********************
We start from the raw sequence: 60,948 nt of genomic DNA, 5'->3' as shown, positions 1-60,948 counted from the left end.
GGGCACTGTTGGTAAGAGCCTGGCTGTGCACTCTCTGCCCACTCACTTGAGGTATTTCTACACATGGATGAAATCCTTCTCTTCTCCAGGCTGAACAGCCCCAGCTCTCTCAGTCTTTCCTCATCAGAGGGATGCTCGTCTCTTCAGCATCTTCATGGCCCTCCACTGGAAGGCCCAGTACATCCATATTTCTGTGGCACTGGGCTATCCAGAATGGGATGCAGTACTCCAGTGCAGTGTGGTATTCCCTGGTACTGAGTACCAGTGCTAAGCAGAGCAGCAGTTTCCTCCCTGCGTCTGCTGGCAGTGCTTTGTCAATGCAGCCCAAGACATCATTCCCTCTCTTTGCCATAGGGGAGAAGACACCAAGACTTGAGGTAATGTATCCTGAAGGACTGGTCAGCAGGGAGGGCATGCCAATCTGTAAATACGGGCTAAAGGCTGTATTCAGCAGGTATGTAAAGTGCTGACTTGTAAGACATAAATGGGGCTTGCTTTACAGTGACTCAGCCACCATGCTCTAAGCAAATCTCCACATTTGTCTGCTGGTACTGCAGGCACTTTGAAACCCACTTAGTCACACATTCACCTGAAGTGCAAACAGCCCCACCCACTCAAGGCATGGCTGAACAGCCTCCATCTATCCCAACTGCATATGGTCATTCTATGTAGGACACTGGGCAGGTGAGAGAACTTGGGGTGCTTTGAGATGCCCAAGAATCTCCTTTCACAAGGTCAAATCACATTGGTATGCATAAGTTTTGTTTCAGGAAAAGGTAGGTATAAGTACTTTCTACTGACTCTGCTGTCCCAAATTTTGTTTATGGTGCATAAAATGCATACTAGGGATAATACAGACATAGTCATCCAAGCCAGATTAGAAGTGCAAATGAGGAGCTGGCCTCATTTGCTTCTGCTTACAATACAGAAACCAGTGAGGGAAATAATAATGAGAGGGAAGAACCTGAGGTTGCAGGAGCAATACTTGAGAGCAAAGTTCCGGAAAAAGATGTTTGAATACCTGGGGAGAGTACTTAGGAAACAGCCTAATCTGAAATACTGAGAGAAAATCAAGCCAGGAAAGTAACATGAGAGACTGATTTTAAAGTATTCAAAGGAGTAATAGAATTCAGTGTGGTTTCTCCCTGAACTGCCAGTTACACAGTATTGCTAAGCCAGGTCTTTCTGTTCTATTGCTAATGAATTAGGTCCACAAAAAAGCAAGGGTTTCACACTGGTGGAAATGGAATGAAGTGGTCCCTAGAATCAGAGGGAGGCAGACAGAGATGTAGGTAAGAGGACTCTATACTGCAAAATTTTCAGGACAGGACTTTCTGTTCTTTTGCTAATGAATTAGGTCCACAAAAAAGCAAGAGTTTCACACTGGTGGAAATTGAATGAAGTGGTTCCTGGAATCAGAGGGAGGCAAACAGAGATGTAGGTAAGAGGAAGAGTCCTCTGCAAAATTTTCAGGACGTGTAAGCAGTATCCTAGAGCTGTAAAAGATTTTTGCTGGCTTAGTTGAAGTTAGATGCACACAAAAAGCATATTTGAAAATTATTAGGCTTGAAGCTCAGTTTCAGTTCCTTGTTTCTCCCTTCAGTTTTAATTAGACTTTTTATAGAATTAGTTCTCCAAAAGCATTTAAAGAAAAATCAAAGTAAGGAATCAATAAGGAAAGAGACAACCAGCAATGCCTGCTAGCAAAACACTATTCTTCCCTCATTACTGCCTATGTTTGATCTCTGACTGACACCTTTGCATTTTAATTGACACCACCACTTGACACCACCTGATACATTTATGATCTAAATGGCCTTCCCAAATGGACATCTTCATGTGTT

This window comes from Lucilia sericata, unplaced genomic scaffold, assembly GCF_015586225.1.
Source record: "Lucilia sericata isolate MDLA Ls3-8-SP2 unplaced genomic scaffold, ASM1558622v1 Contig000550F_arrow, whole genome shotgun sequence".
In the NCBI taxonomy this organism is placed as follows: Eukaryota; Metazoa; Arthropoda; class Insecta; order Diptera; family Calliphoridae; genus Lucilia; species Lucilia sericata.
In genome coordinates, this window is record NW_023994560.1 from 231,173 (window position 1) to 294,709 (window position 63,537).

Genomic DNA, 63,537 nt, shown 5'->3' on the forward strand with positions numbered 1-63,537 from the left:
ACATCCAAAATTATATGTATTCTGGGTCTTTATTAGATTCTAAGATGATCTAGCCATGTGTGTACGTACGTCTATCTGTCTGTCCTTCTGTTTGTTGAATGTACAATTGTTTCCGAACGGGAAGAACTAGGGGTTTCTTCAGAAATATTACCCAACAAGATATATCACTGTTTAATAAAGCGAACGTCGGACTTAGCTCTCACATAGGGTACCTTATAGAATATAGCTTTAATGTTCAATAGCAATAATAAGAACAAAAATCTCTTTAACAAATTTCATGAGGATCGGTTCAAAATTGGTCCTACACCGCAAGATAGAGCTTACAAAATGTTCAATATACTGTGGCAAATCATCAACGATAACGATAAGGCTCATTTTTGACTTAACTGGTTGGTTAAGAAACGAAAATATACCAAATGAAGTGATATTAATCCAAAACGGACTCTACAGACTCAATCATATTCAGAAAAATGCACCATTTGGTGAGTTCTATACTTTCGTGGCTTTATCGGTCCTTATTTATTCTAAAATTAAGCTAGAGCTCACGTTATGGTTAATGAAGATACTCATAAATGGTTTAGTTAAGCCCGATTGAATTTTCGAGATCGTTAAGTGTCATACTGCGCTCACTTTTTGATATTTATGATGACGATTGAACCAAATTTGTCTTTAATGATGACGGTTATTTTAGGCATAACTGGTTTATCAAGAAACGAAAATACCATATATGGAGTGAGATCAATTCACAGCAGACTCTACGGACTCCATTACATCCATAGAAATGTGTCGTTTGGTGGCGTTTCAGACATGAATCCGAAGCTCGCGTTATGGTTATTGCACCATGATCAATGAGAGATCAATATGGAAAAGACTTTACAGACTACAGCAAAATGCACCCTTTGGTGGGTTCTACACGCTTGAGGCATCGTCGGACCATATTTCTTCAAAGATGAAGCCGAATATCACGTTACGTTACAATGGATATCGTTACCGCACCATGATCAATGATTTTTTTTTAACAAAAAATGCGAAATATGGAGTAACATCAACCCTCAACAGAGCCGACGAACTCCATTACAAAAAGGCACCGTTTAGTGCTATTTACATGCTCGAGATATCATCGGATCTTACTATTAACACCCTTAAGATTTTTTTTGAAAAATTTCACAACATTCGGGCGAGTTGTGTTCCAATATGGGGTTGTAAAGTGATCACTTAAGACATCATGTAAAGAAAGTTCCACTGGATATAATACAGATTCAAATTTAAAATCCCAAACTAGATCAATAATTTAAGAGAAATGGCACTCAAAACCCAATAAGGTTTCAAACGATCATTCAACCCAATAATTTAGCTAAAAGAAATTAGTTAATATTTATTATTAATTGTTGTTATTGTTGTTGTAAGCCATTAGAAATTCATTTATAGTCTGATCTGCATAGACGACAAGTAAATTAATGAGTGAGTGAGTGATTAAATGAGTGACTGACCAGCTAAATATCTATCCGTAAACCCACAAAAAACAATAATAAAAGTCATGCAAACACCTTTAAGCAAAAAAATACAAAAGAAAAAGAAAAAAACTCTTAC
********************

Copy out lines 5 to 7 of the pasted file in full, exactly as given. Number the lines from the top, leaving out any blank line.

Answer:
In the NCBI taxonomy this organism is placed as follows: Eukaryota; Metazoa; Arthropoda; class Insecta; order Diptera; family Calliphoridae; genus Lucilia; species Lucilia sericata.
In genome coordinates, this window is record NW_023994560.1 from 231,173 (window position 1) to 294,709 (window position 63,537).

Genomic DNA, 63,537 nt, shown 5'->3' on the forward strand with positions numbered 1-63,537 from the left: